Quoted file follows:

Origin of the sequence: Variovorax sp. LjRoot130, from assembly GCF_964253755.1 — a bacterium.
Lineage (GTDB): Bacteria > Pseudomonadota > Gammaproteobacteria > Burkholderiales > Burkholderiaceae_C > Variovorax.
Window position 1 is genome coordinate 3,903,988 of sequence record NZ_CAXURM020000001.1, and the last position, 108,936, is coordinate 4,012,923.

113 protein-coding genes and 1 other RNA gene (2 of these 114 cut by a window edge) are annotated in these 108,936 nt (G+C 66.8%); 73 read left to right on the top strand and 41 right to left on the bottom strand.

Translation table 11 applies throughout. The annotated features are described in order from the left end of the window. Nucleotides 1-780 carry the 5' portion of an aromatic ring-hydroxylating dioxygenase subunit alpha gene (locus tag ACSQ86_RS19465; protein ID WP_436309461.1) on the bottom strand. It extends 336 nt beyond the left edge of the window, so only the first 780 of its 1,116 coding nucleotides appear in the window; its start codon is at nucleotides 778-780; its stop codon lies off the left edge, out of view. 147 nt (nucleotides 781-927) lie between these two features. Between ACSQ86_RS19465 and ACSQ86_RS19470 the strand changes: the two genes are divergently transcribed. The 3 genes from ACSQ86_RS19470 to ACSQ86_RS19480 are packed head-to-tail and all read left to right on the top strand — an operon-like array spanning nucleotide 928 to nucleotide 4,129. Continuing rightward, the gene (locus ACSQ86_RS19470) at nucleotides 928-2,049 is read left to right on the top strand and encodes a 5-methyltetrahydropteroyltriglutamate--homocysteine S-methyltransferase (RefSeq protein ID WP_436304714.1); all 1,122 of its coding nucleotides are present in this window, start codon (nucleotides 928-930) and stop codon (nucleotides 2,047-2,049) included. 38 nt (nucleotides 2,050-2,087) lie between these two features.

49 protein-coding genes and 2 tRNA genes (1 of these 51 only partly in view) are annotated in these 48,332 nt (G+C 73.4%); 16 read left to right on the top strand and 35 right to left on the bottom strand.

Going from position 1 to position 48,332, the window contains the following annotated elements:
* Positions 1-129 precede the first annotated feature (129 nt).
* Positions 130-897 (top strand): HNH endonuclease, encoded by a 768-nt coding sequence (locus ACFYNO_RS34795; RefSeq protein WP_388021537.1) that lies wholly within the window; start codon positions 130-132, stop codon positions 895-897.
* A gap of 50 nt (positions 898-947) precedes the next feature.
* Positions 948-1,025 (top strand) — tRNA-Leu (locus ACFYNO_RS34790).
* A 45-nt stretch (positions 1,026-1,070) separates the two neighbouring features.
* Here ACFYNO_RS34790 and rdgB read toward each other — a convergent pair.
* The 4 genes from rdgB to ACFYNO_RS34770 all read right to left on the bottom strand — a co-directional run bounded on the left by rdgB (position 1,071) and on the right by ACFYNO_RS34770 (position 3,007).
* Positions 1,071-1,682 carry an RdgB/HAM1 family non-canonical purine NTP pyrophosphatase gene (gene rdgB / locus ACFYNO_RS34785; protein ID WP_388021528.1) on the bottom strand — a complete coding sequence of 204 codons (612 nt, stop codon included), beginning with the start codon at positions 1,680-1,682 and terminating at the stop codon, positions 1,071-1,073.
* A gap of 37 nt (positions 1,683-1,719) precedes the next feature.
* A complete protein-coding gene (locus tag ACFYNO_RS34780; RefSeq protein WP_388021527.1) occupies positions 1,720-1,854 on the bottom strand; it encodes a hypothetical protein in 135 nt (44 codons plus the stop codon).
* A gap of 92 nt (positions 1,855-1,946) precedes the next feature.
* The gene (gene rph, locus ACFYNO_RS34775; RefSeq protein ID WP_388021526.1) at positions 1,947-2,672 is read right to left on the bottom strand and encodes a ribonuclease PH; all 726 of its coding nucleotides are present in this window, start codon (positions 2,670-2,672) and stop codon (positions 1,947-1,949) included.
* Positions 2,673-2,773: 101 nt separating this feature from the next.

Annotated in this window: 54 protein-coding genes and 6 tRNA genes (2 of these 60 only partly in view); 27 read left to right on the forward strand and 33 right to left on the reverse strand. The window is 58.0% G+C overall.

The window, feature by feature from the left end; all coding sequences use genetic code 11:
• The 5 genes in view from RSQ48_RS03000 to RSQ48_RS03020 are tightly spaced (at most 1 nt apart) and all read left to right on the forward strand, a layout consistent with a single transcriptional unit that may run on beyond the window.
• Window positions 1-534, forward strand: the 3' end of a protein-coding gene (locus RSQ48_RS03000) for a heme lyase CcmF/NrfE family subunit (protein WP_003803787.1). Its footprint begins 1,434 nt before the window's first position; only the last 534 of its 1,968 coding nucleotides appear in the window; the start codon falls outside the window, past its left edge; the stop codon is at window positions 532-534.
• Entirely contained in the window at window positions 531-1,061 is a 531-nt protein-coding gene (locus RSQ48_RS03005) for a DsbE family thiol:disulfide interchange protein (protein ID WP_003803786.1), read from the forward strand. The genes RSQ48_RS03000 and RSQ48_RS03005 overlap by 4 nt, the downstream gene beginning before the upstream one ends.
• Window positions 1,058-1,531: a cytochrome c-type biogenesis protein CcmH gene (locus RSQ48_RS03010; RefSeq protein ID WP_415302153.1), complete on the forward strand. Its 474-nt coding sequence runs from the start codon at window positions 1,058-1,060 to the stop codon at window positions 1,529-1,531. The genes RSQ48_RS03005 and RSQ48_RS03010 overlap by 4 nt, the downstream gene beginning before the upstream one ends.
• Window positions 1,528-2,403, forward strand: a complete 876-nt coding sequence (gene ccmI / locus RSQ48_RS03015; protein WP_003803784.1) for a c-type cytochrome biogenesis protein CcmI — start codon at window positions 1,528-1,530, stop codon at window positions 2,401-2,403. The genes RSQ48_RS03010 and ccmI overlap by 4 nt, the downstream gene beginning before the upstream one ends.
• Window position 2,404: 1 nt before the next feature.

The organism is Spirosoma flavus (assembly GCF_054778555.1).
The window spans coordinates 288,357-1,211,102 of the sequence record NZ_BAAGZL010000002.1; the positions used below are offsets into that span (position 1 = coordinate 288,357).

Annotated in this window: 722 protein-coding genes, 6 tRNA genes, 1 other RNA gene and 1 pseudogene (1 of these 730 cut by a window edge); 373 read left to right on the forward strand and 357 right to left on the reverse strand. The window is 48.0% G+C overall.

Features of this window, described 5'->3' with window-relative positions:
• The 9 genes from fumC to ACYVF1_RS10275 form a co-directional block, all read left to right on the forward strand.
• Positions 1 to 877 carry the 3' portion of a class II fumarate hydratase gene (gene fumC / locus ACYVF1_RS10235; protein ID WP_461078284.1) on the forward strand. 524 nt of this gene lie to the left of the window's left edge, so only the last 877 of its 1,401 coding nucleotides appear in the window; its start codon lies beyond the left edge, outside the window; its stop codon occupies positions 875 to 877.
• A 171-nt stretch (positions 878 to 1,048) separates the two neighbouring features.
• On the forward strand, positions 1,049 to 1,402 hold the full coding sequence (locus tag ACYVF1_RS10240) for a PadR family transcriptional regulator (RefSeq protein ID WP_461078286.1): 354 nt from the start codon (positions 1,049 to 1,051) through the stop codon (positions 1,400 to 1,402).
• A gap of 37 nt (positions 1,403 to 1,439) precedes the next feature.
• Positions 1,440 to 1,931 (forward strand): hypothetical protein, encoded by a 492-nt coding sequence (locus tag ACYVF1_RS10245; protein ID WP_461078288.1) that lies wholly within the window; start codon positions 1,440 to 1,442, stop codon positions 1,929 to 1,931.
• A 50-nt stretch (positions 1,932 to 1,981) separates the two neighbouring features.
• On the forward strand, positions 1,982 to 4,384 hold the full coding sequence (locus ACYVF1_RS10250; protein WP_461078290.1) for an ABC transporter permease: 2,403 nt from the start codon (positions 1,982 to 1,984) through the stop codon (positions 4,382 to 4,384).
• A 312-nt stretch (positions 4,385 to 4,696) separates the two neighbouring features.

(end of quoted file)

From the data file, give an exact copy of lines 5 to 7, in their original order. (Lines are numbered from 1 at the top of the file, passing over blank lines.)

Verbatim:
Translation table 11 applies throughout. The annotated features are described in order from the left end of the window. Nucleotides 1-780 carry the 5' portion of an aromatic ring-hydroxylating dioxygenase subunit alpha gene (locus tag ACSQ86_RS19465; protein ID WP_436309461.1) on the bottom strand. It extends 336 nt beyond the left edge of the window, so only the first 780 of its 1,116 coding nucleotides appear in the window; its start codon is at nucleotides 778-780; its stop codon lies off the left edge, out of view. 147 nt (nucleotides 781-927) lie between these two features. Between ACSQ86_RS19465 and ACSQ86_RS19470 the strand changes: the two genes are divergently transcribed. The 3 genes from ACSQ86_RS19470 to ACSQ86_RS19480 are packed head-to-tail and all read left to right on the top strand — an operon-like array spanning nucleotide 928 to nucleotide 4,129. Continuing rightward, the gene (locus ACSQ86_RS19470) at nucleotides 928-2,049 is read left to right on the top strand and encodes a 5-methyltetrahydropteroyltriglutamate--homocysteine S-methyltransferase (RefSeq protein ID WP_436304714.1); all 1,122 of its coding nucleotides are present in this window, start codon (nucleotides 928-930) and stop codon (nucleotides 2,047-2,049) included. 38 nt (nucleotides 2,050-2,087) lie between these two features.

49 protein-coding genes and 2 tRNA genes (1 of these 51 only partly in view) are annotated in these 48,332 nt (G+C 73.4%); 16 read left to right on the top strand and 35 right to left on the bottom strand.

Going from position 1 to position 48,332, the window contains the following annotated elements: